July 8, 2008 (Portland, Ore.) Keeping a food diary can double a person's weight loss according to a study from Kaiser Permanente's Center for Health Research. The findings, from one of the largest and longest running weight loss maintenance trials ever conducted, will be published in the August issue of the American Journal of Preventive Medicine.
Funded by the National Heart, Lung and Blood Institute at the National Institutes of Health, the study is one of the few studies to recruit a large percentage of African Americans as study participants (44 percent). African Americans have a higher risk of conditions that are aggravated by being overweight, including diabetes and heart disease. In this study, the majority of African American participants lost at least nine pounds of weight, which is higher than in previous studies.
"The more food records people kept, the more weight they lost," said lead author Jack Hollis Ph.D., a researcher at Kaiser Permanente's Center for Health Research in Portland, Ore. "Those who kept daily food records lost twice as much weight as those who kept no records. It seems that the simple act of writing down what you eat encourages people to consume fewer calories."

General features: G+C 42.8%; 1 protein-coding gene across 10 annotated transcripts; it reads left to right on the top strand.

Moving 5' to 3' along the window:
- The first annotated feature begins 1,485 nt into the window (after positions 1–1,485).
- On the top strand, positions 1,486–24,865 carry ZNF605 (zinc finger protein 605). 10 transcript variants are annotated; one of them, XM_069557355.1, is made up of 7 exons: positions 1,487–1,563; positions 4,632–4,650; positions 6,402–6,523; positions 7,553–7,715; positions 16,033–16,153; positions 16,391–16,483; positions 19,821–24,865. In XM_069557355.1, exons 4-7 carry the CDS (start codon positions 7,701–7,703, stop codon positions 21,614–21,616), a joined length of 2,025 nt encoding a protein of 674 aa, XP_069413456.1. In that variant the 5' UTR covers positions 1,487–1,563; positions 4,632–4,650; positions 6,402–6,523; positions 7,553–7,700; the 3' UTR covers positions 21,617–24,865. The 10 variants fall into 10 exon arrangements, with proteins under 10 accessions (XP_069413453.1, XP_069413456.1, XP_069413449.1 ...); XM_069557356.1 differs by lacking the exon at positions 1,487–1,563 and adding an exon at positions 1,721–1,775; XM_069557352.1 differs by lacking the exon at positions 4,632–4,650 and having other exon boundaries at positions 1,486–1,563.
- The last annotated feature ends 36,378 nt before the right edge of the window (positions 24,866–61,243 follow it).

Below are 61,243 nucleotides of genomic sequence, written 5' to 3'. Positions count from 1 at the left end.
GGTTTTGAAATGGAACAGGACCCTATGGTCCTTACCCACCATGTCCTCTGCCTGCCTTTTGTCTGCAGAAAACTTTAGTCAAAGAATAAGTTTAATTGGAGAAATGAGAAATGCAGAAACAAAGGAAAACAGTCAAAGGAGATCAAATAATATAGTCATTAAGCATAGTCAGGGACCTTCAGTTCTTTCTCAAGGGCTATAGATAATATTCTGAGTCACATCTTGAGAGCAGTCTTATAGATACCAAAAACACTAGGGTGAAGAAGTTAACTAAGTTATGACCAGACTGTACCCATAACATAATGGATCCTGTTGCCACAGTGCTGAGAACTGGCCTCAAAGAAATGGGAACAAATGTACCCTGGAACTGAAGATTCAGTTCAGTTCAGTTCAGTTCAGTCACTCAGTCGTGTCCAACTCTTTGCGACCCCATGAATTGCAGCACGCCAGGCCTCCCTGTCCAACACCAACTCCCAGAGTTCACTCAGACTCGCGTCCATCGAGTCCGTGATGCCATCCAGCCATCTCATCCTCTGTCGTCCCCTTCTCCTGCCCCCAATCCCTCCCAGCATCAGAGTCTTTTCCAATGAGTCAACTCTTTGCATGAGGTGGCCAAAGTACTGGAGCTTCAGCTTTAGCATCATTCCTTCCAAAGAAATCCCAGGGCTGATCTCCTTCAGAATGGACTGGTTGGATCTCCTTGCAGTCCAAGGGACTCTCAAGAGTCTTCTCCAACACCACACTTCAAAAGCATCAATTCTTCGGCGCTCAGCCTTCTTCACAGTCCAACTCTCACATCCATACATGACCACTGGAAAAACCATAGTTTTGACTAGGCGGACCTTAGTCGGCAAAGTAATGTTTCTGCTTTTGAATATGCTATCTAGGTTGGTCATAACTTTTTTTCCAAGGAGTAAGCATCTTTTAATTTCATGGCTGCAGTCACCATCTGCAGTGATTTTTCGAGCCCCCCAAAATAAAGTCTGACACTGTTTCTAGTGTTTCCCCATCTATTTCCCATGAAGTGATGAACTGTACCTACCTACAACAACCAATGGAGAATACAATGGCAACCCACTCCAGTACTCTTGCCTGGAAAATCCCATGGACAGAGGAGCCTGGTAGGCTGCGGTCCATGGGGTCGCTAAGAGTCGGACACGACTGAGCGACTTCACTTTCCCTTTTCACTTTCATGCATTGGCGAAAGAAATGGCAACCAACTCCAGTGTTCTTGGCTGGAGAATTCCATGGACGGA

In addition to keeping food diaries and turning them in at weekly support group meetings, participants were asked to follow a heart-healthy DASH (a Dietary Approaches to Stop Hypertension) diet rich in fruits and vegetables and low-fat or non-fat dairy, attend weekly group sessions and exercise at moderate intensity levels for at least 30 minutes a day. After six months, the average weight loss among the nearly 1,700 participants was approximately 13 pounds. More than two-thirds of the participants (69 percent) lost at least nine pounds, enough to reduce their health risks and qualify for the second phase of the study, which lasted 30 months and tested strategies for maintaining the weight loss.
"More than two-thirds of Ame
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